Jaguar’s new special edition XE and XF get F-Type engine and unique design features.
Jaguar has updated its XE and XF range with a new special edition model: the Sport 300. Available only for the 2019 model year, the special edition sedan is powered by the same four-cylinder 2.0 gasoline engine as the cheapest F-Type, producing 296 horsepower, and features all-wheel drive. It also comes with a new particulate filter that can capture ultra-fine particles and oxidise them into CO2. Further distinguishing the 300 Sport models are unique Dark Satin Grey exterior details on the car's door mirror caps, rear spoiler, and grille surround.
There's also 300 Sport badging on the front grille and bootlid. Distinctive 19- and 20-inch wheels finished in Satin Technical Grey are exclusive to the special edition, as are 300 Sport-branded brake callipers. Inside, special design accents continue with yellow contrast stitching on the steering wheel, seats, door casings and armrest. Other modifications include 300 Sport-branded treadplates, sport carpet mats, badged steering wheel and embossed headrests. Prices start at £45,160 for the XE Sport 300. There’s no word on U.S. availability, but chances of it being sold here seem unlikely since the XE and XF are already available in America with a 296-hp engine option and all-wheel drive.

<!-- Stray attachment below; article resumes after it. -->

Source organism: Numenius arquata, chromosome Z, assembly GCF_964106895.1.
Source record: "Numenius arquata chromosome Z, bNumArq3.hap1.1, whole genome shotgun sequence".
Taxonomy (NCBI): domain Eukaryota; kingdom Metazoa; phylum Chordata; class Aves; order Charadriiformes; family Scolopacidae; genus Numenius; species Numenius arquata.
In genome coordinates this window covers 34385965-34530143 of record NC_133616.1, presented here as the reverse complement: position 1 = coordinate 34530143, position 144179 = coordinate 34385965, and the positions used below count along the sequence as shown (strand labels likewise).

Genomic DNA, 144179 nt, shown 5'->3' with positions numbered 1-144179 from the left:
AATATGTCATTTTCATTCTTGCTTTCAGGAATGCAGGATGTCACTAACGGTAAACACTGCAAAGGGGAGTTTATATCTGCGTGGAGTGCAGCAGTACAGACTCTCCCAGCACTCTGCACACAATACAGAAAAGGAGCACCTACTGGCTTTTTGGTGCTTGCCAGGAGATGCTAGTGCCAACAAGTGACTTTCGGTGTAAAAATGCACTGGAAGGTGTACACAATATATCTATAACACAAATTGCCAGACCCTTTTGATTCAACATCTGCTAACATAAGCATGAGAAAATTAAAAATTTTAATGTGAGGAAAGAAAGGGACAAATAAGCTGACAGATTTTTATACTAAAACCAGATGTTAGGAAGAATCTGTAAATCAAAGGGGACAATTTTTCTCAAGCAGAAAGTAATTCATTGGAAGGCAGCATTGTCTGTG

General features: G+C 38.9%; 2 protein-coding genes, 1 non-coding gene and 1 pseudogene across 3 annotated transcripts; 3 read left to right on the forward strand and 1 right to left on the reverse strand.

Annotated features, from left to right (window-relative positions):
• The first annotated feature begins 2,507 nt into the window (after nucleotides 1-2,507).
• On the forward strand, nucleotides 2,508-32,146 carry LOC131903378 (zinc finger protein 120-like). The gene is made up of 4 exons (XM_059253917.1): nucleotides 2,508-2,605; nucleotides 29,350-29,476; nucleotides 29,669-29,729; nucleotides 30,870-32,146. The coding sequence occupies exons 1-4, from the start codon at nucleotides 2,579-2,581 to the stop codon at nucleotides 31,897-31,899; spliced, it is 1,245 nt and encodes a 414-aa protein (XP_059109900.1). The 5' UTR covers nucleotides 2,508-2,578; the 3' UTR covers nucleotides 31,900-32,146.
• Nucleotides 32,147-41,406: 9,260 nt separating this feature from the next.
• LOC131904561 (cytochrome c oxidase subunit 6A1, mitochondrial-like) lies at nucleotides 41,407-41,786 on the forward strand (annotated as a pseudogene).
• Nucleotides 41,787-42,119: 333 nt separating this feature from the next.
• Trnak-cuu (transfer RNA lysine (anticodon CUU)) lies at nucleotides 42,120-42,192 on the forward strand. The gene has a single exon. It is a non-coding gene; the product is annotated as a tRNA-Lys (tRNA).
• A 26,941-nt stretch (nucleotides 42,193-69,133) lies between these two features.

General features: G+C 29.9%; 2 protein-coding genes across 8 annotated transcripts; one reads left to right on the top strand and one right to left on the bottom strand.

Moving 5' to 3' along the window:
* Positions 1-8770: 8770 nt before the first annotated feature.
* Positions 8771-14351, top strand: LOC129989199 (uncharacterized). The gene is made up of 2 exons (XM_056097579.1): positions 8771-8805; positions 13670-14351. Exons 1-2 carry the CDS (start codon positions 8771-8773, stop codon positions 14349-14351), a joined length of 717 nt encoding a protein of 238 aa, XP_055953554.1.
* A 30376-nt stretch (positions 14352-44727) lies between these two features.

To mark the launch of the new special editions, Jaguar pitted an XE 300 Sport against Hungarian Winter Olympic gold medallist Shaolin Sándor Liu in an ice race to showcase the car’s all-wheel-drive traction and dynamic handling. It was held at Flevonice in the Netherlands, where the sports sedan became the first car to complete a flying lap of the world’s longest artificial outdoor ice circuit.
Jaguar Stability Development Leader Sean Haughey lapped the track in 3 minutes and 3 seconds at an average speed of 36 mph, beating the Olympic Champion by over a minute. “Ice is one of the most demanding surfaces for any vehicle to contend with, and this race demonstrated the XE’s all-surface capability and unrivalled handling in adverse conditions,” said Jaguar's chief engineer Mike Cross.